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Dave Foreman at the Earth First! Round River Rendezvous in the Jemez Mountains of New Mexico in 1989. Photo: Orin Langelle

Dave foreman (1947-2022) passed away on Monday September 19. He was a wildly controversial figure who had a huge impact on the environmental movement.  As a co-founder of Earth First!, he helped launch a global radical environmental movement that embraced “monkeywrenching” or environmental sabotage as one of its most famous tactics.

Earth First! was not an organization, but a movement that brought many people through its ranks–many of whom went on to form new organizations that included some of its radical biocentric politics.

In 1990, Foreman and four others were arrested by the FBI after agents infiltrated an Arizona Earth First! group, encouraging them to sabotage a power line in what many accused was a clear case of entrapment.  Foreman, who was not involved in the action, was arrested on a charge of conspiracy ostensibly for penning Ecodefense: A Field Guide to Monkeywrenching.

Foreman had many very public arguments with leftist environmentalists and ecologists – especially over some of his most controversial misanthropic statements and writings. Most well-known of these arguments were his debates with Earth First! activist and labor organizer Judi Bari and Social Ecology Founder Murray Bookchin.

For an interesting look at this debate within the conservation movement, have a look at Murray Bookchin and Dave Foreman: Defending the Earth: A Debate from 1989. 

“I have been in a not always comfortable dance with the left. I share a number of commitments with the left, yet, I come at my politics from a somewhat different direction. For years, my primary political and philosophical tradition has been the U.S. conservation movement. My heros are Henry David Thoreau, John Muir, Aldo Leopold, and Bob Marshall. For all the complaints about my ignorance about the left, a lot of leftists have never seriously grappled with the ideas of these people. Our traditions overlap, sure, but they are also different.

I come from the wide open spaces of New Mexico. I haven’t come from the urban centers of the East where the left tradition is so much stronger than in the Southwest. The left tradition is not something I understand that well. Leftists often talk a little different language than me. That doesn’t mean we have to fight; it just means we start out emphasizing different things.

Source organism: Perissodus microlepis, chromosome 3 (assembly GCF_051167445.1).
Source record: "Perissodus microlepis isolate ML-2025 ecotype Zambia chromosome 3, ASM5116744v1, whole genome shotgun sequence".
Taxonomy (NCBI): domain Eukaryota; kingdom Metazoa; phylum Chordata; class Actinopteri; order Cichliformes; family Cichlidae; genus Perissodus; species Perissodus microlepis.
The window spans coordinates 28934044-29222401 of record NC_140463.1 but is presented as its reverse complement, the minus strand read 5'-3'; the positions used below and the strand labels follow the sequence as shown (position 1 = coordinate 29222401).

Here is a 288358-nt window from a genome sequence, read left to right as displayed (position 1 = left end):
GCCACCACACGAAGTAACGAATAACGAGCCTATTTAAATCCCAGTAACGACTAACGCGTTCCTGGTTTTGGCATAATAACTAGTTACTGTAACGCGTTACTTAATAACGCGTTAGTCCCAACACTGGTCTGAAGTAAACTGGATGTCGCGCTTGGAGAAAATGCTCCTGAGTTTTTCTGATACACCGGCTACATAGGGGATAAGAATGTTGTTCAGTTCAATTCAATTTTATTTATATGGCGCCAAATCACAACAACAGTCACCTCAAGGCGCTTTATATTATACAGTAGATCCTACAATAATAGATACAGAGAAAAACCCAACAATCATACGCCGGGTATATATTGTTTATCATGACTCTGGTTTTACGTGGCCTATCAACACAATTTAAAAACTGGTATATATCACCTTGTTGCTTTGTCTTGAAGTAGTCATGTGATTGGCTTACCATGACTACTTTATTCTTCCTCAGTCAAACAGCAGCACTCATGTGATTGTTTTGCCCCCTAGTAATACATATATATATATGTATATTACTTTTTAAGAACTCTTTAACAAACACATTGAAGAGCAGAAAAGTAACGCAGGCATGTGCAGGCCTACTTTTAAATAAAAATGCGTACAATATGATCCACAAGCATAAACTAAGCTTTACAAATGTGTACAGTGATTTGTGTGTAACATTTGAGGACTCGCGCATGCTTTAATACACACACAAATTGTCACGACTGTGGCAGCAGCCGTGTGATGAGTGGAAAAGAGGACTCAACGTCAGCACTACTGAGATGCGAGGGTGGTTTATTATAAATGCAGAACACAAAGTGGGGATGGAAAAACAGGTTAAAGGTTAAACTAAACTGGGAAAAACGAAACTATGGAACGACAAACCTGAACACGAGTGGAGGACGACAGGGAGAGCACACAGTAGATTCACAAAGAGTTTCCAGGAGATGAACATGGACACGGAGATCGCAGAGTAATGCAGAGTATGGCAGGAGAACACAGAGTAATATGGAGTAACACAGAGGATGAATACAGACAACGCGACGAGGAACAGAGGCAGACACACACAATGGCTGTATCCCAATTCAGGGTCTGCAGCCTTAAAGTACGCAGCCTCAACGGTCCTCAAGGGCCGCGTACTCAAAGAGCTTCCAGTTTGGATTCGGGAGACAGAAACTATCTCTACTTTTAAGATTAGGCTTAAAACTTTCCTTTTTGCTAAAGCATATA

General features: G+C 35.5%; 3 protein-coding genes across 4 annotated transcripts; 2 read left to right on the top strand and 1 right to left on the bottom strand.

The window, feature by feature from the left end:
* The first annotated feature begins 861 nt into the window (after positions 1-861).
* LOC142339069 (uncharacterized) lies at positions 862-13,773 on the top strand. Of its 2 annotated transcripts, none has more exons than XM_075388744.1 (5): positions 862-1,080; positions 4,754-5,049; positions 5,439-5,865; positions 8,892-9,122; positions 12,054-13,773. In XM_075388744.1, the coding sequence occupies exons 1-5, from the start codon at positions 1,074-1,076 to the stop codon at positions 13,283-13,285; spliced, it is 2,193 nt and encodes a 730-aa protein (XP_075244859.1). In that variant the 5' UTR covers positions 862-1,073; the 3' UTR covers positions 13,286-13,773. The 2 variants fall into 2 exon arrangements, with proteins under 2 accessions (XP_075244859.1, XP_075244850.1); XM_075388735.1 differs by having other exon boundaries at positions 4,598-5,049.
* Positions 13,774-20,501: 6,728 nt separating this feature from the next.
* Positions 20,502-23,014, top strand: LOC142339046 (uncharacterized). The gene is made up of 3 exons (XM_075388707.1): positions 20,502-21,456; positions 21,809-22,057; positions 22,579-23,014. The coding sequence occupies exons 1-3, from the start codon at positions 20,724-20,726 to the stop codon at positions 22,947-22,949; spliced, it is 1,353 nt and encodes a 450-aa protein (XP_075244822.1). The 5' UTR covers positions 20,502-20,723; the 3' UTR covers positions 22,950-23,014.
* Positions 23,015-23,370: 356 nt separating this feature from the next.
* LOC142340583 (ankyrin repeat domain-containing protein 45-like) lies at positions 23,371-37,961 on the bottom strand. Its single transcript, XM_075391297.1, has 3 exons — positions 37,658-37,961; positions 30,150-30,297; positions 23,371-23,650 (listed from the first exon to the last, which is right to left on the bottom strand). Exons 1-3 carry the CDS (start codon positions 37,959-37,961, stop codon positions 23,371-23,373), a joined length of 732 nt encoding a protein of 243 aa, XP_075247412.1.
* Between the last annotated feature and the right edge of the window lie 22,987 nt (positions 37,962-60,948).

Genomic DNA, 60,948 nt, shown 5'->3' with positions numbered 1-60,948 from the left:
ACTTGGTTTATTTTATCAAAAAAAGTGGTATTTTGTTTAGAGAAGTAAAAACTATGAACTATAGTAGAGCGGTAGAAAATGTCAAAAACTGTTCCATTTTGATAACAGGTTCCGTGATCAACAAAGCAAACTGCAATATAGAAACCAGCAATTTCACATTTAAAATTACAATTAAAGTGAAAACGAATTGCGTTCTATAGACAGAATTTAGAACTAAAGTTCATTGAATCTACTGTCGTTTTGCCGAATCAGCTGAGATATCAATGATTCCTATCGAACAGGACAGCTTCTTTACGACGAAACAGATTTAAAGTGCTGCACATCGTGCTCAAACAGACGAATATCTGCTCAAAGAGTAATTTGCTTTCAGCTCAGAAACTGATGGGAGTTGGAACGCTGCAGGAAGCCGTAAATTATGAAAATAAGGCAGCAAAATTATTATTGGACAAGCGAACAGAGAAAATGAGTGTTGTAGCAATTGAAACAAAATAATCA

I actually think we have a lot to learn from each other. I don’t necessarily consider myself a leftist. I don’t want to tar that movement with my association, for one thing. But I do have a great deal of sympathy for these movements and I continue to learn from my sometimes clumsy dance with the left.

When we formed Earth First! in 1980, we consciously tried to learn from the strategy and tactics of a number of left social movements. The Wobblies were certainly one group we were drawn to. I even published a Little Green songbook, taking after the Little Red songbook of the IWW. I’ve talked to Utah Phillips and some old Wobblies; I am really attracted to a lot of what they have to say…”

– Dave Foreman


The ultimate moral appeal of Earth First! is that it urges us to safeguard the natural world from our ecologically destructive societies, that is, in some sense, from ourselves. But, I have to ask, who is this “us” from which the living world has to be protected? This, too, is an important question. Is it “humanity?” Is it the human “species” per se? Is it people, as such? Or is it our particular society, our particular civilization, with its hierarchical social relations which pit men against women, privileged whites against people of color, elites against masses, employers against workers, the First World against the Third World, and, ultimately, a cancerlike, “grow or die” industrial capitalist economic system against the natural world and other life-forms? Is this not the social root of the popular belief that nature is a mere object of social domination, valuable only as a “resource?”
– Murray Bookchin
You can also read about some of Dave Foreman’s more recent work at the Rewilding Institute which he co-founded.